India has been known as the land of many cultures. Gujarat, an Indian state, has reflected this special aspect for over a millennium. In addition to the people of different religious faith like Hindu, Muslim, Jain, Christian and Zorastrian, various caste groups within the Hindus and migrant workers ensured a diversity of culture and lifestyle. This is especially true in the city of Baroda. This paper studies the dynamics of their coexistence.

Gujarat, till about two years ago, was an economically vibrant state with Baroda as its pride.  Employment opportunities attracted fresh migration to the city. Despite sporadic troubles among different religious groups there was at least a veneer of calm in Baroda.  But early in 2002, violence of an unbelievable dimension broke out between Hindus and Muslims. This was not a conflict arising out of migration of outsiders but among people of the same soil and similar background, between Hindus and Muslims. With this background the critical factor in spreading the violence was economic. Encroachments on each other’s economic turf were unavoidable which in turn became a new source of conflict.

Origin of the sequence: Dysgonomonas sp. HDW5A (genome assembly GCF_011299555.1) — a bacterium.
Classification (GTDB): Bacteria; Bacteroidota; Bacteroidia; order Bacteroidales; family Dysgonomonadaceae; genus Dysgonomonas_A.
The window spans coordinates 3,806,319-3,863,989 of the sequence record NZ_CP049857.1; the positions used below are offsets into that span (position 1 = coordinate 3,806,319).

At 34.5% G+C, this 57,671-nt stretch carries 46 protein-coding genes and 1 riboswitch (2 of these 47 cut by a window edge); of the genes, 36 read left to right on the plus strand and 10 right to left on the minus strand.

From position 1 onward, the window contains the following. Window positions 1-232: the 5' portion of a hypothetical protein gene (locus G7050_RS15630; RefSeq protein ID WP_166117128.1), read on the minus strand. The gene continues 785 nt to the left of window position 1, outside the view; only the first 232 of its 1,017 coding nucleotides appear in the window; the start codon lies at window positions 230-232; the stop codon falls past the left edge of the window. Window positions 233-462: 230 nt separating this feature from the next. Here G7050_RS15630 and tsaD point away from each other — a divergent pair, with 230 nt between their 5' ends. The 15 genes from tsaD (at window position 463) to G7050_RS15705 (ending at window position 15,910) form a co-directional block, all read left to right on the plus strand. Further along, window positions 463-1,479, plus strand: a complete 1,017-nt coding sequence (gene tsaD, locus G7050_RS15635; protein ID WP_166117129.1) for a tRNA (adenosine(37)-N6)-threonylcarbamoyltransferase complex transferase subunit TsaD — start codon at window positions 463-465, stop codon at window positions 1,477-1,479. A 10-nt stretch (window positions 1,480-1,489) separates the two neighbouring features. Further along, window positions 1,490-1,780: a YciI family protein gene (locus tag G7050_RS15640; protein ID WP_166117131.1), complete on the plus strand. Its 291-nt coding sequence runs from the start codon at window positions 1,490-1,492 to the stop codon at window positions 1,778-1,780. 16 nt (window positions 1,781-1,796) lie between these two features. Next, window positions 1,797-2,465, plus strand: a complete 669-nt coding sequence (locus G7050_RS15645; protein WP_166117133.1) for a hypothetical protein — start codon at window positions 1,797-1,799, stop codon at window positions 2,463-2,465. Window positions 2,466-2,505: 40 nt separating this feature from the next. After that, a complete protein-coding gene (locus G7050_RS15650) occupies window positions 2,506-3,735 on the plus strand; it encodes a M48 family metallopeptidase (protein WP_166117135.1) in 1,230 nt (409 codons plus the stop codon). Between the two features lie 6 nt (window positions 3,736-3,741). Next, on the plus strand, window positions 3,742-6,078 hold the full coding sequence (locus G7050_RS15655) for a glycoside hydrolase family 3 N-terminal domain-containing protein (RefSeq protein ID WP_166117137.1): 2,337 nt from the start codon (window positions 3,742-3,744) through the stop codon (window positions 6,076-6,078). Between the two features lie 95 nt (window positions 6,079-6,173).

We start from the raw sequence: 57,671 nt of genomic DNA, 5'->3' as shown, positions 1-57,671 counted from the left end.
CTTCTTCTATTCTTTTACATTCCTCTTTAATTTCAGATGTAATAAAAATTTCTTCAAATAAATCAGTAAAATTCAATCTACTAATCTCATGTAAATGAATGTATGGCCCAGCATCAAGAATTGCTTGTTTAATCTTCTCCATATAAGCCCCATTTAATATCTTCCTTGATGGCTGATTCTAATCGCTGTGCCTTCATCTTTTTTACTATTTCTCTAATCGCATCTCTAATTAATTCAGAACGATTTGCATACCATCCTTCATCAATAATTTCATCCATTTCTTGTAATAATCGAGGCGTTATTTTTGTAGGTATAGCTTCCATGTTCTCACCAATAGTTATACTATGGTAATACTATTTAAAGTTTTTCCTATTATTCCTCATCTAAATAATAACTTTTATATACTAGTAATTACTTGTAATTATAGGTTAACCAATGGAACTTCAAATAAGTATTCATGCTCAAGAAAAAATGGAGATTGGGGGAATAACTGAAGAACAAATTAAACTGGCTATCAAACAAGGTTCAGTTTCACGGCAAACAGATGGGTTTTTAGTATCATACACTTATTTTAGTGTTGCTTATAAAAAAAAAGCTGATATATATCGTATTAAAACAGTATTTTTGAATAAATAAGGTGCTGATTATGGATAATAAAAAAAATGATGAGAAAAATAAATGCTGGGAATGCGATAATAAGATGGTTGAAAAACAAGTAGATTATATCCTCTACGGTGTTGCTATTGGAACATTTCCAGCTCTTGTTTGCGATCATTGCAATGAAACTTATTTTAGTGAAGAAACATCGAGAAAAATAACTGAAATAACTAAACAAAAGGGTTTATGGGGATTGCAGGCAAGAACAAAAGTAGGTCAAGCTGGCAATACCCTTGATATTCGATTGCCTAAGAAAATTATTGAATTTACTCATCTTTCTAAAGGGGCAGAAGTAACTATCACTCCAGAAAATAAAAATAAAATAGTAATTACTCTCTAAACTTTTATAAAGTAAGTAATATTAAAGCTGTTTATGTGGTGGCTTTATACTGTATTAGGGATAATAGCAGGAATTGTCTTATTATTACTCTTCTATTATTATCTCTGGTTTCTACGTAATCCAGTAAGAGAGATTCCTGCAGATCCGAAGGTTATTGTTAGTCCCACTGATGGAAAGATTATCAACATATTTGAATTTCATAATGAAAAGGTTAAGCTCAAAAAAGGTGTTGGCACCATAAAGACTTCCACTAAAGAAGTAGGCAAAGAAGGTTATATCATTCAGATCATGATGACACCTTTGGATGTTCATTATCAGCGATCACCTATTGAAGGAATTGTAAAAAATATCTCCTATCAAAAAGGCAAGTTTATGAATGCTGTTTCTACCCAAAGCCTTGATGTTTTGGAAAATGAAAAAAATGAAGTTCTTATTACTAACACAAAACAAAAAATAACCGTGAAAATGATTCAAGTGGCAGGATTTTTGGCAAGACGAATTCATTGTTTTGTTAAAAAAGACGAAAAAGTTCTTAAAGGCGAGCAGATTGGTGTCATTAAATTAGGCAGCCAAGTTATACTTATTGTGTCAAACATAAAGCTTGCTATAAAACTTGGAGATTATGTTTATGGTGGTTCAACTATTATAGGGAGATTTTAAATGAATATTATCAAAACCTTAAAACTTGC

There never is a set formula about the relationship between cultural diversity and conflict. Diverse cultures merge into the mainstream partly to avoid conflicts as in the case of tribals whereas in the case of the two major protagonists, Hindus and Muslims, conflict leads to greater attention to difference.  In periods of extreme tension in this relationship, economic hardships, spatial pressures, competition for limited resources can lead to conflicts of catastrophic proportions.